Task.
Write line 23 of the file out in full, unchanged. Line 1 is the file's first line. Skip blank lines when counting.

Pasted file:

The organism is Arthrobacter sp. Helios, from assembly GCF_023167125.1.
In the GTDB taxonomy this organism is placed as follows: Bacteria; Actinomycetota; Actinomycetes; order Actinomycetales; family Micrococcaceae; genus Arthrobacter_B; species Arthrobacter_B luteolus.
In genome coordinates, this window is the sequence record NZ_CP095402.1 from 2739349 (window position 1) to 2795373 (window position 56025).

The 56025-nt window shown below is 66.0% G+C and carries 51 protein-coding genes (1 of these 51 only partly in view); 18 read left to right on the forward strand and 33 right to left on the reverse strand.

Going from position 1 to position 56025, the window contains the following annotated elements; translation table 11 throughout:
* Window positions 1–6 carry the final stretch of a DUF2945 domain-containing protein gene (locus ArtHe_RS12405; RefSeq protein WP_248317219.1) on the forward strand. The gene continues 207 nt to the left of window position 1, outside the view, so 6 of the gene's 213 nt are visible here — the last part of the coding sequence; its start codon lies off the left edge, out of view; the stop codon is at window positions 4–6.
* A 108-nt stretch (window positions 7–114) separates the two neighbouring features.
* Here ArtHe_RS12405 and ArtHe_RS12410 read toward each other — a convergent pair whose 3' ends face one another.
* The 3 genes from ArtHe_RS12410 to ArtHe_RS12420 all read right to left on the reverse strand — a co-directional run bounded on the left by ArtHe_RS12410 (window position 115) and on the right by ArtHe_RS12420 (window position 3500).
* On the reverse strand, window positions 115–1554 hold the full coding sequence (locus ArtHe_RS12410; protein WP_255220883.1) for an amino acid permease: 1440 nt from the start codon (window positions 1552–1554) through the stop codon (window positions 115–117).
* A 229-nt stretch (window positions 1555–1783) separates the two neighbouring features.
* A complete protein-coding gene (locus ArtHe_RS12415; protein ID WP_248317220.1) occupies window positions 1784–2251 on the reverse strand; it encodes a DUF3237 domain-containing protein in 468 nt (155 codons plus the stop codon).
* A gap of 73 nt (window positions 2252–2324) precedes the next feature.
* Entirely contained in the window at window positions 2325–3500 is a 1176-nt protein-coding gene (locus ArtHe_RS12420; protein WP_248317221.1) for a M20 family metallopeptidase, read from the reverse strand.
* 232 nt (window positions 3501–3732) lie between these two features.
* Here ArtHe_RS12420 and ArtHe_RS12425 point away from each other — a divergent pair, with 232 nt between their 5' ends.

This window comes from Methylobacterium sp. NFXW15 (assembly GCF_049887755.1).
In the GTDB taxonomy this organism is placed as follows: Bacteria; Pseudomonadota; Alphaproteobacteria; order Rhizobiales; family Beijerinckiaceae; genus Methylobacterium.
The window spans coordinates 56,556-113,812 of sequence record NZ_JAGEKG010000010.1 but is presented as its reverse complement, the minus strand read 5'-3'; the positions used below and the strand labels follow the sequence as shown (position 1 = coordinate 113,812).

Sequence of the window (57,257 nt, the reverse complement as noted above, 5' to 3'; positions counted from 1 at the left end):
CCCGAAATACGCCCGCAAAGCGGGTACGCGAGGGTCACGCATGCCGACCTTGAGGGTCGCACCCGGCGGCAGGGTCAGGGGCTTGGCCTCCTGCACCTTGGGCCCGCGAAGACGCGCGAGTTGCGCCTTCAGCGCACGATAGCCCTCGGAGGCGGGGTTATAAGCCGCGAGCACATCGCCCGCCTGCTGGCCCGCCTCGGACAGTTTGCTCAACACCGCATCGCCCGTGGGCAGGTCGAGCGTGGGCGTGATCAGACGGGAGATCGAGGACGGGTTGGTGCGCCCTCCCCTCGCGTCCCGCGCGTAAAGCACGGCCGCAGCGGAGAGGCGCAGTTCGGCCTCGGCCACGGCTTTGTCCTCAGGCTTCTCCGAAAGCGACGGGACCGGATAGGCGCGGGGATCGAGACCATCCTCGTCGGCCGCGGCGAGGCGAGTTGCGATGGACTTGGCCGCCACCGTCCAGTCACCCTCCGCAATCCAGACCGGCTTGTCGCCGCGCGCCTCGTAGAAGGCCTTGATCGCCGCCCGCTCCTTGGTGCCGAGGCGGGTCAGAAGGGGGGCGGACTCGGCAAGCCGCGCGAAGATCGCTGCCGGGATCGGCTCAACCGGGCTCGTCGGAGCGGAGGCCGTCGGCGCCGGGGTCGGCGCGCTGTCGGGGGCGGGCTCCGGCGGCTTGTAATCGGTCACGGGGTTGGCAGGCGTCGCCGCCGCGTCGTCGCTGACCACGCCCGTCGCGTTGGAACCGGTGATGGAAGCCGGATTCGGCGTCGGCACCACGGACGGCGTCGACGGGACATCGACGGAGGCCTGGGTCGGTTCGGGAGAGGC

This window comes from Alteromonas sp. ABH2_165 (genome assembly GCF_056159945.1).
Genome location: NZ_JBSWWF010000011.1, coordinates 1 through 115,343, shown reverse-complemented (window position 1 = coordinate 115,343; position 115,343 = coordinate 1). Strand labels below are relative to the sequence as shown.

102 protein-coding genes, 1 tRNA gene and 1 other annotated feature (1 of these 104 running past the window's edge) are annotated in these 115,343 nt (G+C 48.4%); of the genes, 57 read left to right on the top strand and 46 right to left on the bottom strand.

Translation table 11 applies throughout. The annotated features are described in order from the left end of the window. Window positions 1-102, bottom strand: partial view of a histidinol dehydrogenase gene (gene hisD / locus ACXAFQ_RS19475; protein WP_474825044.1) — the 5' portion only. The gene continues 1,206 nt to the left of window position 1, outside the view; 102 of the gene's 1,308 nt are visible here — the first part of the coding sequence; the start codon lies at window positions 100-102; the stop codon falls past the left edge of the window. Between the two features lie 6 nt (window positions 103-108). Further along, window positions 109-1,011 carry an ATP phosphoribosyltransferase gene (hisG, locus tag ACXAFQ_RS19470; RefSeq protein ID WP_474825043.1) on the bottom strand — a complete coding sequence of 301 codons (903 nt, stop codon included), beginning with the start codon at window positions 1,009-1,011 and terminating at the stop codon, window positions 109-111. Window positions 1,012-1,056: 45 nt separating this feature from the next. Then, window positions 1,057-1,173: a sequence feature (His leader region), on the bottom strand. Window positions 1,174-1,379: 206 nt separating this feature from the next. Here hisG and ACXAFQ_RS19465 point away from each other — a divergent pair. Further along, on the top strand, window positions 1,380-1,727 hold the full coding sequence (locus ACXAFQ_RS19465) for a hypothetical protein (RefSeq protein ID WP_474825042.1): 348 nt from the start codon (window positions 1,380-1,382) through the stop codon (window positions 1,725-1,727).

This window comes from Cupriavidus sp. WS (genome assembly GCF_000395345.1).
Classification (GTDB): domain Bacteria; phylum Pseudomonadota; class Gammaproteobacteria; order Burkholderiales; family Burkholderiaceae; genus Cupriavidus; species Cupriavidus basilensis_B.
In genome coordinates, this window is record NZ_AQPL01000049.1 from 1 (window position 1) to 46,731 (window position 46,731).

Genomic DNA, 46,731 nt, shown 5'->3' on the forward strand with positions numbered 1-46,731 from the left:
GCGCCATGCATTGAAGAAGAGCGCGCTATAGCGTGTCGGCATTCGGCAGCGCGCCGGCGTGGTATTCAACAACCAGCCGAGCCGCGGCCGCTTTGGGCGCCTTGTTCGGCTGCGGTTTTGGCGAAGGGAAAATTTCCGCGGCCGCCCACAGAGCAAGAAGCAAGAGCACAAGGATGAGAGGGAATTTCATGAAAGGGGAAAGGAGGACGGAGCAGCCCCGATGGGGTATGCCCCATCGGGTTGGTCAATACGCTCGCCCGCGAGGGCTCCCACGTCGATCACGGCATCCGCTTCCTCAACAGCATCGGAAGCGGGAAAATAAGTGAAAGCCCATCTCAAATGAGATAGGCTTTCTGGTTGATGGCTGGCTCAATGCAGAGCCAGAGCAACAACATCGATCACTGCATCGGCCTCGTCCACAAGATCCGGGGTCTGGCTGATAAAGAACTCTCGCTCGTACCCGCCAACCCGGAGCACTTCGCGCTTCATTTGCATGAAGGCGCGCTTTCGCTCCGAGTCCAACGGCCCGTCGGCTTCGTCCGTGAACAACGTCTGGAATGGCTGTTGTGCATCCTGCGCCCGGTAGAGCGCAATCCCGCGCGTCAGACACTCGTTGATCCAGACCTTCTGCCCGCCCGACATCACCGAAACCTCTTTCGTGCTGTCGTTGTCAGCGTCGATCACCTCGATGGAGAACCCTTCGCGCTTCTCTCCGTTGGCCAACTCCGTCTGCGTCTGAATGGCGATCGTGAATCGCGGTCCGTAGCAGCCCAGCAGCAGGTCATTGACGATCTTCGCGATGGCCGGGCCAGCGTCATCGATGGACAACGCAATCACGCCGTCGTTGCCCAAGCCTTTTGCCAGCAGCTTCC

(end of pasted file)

Genome location: NZ_JBSWWF010000011.1, coordinates 1 through 115,343, shown reverse-complemented (window position 1 = coordinate 115,343; position 115,343 = coordinate 1). Strand labels below are relative to the sequence as shown.